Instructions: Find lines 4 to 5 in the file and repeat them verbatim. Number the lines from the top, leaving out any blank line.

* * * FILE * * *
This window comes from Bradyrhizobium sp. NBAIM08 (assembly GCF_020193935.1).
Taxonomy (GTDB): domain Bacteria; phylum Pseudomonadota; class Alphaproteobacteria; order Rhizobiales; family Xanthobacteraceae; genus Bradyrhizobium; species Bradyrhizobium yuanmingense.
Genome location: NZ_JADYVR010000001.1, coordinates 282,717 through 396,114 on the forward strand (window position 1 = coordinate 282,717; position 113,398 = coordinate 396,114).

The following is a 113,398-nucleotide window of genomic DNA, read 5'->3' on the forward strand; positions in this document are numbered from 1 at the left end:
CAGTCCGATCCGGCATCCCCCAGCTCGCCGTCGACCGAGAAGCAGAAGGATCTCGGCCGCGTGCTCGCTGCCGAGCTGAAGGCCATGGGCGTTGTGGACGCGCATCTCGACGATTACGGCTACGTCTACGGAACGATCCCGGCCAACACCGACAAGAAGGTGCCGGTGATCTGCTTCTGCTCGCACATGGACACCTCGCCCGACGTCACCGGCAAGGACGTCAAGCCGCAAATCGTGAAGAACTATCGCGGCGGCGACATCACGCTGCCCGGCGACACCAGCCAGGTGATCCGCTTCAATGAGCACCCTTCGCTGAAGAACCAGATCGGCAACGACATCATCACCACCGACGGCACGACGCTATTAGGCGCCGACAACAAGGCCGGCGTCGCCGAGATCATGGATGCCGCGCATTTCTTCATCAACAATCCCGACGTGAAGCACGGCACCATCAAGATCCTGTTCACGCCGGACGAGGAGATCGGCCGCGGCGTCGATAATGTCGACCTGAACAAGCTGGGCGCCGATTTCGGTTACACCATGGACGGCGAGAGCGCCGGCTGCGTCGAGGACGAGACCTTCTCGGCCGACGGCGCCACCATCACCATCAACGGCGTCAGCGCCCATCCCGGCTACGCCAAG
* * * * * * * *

The following is a 113,398-nucleotide window of genomic DNA, read 5'->3' on the forward strand; positions in this document are numbered from 1 at the left end:
CAGTCCGATCCGGCATCCCCCAGCTCGCCGTCGACCGAGAAGCAGAAGGATCTCGGCCGCGTGCTCGCTGCCGAGCTGAAGGCCATGGGCGTTGTGGACGCGCATCTCGACGATTACGGCTACGTCTACGGAACGATCCCGGCCAACACCGACAAGAAGGTGCCGGTGATCTGCTTCTGCTCGCACATGGACACCTCGCCCGACGTCACCGGCAAGGACGTCAAGCCGCAAATCGTGAAGAACTATCGCGGCGGCGACATCACGCTGCCCGGCGACACCAGCCAGGTGATCCGCTTCAATGAGCACCCTTCGCTGAAGAACCAGATCGGCAACGACATCATCACCACCGACGGCACGACGCTATTAGGCGCCGACAACAAGGCCGGCGTCGCCGAGATCATGGATGCCGCGCATTTCTTCATCAACAATCCCGACGTGAAGCACGGCACCATCAAGATCCTGTTCACGCCGGACGAGGAGATCGGCCGCGGCGTCGATAATGTCGACCTGAACAAGCTGGGCGCCGATTTCGGTTACACCATGGACGGCGAGAGCGCCGGCTGCGTCGAGGACGAGACCTTCTCGGCCGACGGCGCCACCATCACCATCAACGGCGTCAGCGCCCATCCCGGCTACGCCAAG